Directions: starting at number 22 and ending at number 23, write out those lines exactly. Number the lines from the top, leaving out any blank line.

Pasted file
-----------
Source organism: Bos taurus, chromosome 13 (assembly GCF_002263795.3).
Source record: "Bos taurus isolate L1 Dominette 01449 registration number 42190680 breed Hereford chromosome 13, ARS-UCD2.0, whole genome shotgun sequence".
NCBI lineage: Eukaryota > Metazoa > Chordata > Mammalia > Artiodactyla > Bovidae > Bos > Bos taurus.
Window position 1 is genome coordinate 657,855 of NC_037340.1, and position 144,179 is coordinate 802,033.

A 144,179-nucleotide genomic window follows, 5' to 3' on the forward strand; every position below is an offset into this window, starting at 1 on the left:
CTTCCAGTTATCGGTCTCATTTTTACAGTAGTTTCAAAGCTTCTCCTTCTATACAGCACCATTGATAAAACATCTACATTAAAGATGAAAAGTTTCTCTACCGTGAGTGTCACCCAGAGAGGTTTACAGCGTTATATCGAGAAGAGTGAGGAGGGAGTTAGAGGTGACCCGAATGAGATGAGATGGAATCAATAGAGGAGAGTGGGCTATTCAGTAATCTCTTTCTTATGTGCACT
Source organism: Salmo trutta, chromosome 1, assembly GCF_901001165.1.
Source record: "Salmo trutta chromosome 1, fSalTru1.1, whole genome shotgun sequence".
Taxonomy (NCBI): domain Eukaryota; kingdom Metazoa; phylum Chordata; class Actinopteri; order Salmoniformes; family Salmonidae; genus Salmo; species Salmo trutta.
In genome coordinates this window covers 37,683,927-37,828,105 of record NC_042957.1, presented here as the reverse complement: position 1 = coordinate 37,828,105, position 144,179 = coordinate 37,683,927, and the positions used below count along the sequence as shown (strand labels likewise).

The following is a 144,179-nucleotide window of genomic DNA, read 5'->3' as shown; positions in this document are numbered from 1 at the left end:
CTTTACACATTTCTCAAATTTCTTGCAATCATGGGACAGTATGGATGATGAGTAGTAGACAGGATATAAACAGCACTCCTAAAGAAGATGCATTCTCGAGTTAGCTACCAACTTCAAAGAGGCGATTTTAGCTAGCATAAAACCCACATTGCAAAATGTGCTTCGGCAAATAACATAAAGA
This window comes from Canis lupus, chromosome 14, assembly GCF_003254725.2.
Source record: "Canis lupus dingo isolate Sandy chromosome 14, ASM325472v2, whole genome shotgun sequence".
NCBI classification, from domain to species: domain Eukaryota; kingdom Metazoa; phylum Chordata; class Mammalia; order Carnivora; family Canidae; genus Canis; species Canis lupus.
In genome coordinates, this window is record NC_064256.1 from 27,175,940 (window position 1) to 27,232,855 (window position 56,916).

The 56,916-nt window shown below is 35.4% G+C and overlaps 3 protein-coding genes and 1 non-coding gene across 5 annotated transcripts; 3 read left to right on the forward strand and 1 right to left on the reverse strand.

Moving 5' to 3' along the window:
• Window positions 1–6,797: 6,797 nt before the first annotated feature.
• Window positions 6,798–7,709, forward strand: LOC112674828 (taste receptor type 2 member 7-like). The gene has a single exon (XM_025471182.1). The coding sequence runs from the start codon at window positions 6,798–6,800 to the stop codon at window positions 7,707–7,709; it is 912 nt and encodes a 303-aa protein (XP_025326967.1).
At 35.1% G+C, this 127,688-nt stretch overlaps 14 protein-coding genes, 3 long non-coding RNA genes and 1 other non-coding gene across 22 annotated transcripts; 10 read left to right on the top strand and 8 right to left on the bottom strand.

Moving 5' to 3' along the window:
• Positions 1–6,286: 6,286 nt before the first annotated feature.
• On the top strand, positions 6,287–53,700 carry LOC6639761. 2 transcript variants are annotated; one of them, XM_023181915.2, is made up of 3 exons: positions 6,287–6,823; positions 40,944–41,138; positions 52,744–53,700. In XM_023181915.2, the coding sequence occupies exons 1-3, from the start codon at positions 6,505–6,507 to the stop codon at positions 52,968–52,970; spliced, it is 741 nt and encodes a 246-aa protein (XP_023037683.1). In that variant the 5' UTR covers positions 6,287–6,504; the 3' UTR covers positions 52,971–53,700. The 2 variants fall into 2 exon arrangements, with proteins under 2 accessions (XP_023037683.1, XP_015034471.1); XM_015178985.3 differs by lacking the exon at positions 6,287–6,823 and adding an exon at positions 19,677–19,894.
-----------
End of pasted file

Moving 5' to 3' along the window:
• Positions 1–6,286: 6,286 nt before the first annotated feature.